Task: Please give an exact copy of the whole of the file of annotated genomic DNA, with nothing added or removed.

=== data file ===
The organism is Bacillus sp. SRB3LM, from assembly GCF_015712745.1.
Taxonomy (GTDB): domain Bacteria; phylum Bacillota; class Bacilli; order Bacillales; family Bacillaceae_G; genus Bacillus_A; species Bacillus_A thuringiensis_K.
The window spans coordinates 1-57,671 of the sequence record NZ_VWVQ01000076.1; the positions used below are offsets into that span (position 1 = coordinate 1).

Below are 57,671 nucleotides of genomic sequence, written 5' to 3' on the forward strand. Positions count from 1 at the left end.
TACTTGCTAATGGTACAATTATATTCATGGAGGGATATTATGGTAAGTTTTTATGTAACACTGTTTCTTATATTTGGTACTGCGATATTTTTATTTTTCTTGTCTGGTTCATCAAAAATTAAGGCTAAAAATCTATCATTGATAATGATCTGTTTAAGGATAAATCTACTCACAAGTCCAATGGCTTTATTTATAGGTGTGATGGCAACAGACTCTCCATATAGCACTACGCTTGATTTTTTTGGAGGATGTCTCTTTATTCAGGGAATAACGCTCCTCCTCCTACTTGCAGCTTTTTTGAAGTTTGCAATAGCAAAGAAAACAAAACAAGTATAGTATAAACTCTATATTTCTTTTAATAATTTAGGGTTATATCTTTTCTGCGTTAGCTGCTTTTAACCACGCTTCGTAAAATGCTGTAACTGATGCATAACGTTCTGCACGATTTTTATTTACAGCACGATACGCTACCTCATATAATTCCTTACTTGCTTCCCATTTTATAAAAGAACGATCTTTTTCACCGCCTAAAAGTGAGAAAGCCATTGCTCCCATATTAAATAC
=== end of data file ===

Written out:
The organism is Bacillus sp. SRB3LM, from assembly GCF_015712745.1.
Taxonomy (GTDB): domain Bacteria; phylum Bacillota; class Bacilli; order Bacillales; family Bacillaceae_G; genus Bacillus_A; species Bacillus_A thuringiensis_K.
The window spans coordinates 1-57,671 of the sequence record NZ_VWVQ01000076.1; the positions used below are offsets into that span (position 1 = coordinate 1).

Below are 57,671 nucleotides of genomic sequence, written 5' to 3' on the forward strand. Positions count from 1 at the left end.
TACTTGCTAATGGTACAATTATATTCATGGAGGGATATTATGGTAAGTTTTTATGTAACACTGTTTCTTATATTTGGTACTGCGATATTTTTATTTTTCTTGTCTGGTTCATCAAAAATTAAGGCTAAAAATCTATCATTGATAATGATCTGTTTAAGGATAAATCTACTCACAAGTCCAATGGCTTTATTTATAGGTGTGATGGCAACAGACTCTCCATATAGCACTACGCTTGATTTTTTTGGAGGATGTCTCTTTATTCAGGGAATAACGCTCCTCCTCCTACTTGCAGCTTTTTTGAAGTTTGCAATAGCAAAGAAAACAAAACAAGTATAGTATAAACTCTATATTTCTTTTAATAATTTAGGGTTATATCTTTTCTGCGTTAGCTGCTTTTAACCACGCTTCGTAAAATGCTGTAACTGATGCATAACGTTCTGCACGATTTTTATTTACAGCACGATACGCTACCTCATATAATTCCTTACTTGCTTCCCATTTTATAAAAGAACGATCTTTTTCACCGCCTAAAAGTGAGAAAGCCATTGCTCCCATATTAAATAC